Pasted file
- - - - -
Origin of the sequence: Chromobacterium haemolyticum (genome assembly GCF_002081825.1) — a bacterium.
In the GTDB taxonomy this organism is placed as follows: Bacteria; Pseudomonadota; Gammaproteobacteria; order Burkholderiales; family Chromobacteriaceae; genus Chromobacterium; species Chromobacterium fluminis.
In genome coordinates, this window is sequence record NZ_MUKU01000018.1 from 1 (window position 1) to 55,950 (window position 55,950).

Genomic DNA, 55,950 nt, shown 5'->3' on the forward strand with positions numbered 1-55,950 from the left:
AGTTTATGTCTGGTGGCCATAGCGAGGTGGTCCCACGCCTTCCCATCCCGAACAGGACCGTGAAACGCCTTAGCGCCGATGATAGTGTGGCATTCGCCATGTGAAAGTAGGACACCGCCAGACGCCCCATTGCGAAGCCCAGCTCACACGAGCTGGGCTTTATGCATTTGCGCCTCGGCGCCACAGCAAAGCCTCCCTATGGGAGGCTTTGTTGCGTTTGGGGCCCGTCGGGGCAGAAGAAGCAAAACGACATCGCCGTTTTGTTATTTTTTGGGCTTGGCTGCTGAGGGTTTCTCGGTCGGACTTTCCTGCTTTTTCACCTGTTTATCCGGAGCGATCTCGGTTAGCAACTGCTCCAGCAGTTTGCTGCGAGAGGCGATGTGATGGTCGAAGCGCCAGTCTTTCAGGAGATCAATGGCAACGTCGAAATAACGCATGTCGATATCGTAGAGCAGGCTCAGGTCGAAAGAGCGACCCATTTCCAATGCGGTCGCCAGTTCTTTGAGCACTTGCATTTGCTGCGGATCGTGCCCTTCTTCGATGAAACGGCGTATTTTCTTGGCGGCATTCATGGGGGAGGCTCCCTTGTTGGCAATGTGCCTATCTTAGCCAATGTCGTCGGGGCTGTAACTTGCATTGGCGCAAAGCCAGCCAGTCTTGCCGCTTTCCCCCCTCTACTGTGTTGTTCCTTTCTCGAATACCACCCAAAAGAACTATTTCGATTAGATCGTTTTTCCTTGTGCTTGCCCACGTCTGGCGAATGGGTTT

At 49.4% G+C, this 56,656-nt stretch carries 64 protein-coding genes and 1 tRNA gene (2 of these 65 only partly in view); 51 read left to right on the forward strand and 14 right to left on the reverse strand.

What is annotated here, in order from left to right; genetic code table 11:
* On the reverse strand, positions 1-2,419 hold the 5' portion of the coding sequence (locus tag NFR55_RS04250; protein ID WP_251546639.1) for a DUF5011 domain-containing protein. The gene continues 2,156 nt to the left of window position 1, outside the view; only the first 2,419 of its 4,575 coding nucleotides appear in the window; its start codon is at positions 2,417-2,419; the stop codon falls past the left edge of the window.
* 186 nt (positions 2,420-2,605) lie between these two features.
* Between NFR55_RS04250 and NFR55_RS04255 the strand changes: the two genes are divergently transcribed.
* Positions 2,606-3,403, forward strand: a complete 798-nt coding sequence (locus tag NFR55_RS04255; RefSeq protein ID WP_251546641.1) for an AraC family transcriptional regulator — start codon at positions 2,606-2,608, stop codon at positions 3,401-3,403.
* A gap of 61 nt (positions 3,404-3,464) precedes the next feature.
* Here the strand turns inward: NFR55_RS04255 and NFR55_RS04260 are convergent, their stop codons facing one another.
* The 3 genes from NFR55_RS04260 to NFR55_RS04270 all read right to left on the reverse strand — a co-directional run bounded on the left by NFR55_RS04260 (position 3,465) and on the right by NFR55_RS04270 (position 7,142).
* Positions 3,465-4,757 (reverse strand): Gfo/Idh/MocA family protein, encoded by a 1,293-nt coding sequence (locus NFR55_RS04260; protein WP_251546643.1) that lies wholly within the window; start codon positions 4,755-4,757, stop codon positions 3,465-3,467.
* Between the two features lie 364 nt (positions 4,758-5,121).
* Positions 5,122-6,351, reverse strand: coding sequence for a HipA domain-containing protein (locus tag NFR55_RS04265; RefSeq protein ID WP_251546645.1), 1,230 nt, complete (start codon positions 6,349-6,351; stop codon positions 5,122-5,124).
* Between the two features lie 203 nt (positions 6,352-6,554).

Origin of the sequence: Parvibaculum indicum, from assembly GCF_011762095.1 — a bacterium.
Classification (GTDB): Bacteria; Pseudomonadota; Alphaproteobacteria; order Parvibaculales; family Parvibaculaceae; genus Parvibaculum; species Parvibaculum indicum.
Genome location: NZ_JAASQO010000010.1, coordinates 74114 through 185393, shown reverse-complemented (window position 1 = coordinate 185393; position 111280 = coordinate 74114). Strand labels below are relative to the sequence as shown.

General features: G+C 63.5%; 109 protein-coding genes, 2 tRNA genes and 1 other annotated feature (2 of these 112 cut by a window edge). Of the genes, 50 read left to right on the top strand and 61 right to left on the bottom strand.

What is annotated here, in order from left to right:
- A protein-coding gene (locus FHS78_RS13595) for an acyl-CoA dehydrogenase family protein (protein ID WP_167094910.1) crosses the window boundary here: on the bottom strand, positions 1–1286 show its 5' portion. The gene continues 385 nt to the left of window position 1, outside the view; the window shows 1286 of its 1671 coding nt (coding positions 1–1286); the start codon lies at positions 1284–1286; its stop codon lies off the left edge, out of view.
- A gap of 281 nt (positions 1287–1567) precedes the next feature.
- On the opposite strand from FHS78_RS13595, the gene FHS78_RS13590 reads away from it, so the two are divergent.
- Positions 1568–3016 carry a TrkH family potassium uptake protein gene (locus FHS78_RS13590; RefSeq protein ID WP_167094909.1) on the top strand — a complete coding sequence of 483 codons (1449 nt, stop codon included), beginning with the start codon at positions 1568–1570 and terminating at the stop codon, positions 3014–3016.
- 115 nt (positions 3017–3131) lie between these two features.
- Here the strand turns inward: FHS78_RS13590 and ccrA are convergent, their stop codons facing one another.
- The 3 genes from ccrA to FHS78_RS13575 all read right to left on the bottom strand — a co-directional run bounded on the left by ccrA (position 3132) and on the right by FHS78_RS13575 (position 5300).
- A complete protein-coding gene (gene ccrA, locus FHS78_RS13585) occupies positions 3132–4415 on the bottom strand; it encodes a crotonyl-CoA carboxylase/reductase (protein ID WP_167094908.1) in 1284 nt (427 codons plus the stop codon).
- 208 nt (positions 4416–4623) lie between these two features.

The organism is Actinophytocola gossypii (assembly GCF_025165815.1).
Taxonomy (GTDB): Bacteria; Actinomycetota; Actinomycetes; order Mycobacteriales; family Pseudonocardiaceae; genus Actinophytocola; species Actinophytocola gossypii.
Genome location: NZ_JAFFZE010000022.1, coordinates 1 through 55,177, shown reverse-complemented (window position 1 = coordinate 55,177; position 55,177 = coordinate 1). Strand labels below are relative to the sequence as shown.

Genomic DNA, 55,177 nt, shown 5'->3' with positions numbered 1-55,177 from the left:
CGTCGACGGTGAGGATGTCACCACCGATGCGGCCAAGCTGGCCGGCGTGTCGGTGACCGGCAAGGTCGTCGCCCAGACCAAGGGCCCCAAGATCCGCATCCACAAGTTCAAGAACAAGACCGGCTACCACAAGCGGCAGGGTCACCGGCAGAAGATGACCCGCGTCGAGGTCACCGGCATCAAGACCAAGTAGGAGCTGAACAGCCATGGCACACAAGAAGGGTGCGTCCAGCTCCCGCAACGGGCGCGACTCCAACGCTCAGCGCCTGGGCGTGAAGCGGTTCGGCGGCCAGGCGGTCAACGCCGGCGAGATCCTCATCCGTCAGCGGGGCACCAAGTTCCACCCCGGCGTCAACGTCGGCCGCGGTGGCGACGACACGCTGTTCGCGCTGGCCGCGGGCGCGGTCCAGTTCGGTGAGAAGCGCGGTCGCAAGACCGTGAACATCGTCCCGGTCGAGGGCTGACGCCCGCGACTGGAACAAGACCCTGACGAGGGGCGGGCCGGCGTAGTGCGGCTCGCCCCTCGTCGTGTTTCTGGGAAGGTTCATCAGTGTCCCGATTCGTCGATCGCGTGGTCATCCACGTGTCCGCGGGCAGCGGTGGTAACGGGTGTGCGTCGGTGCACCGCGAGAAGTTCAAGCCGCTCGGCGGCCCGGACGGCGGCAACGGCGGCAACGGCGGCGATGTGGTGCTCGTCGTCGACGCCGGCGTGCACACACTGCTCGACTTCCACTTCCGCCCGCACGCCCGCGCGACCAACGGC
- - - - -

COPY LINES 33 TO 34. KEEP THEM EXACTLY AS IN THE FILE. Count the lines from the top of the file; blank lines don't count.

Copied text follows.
The organism is Actinophytocola gossypii (assembly GCF_025165815.1).
Taxonomy (GTDB): Bacteria; Actinomycetota; Actinomycetes; order Mycobacteriales; family Pseudonocardiaceae; genus Actinophytocola; species Actinophytocola gossypii.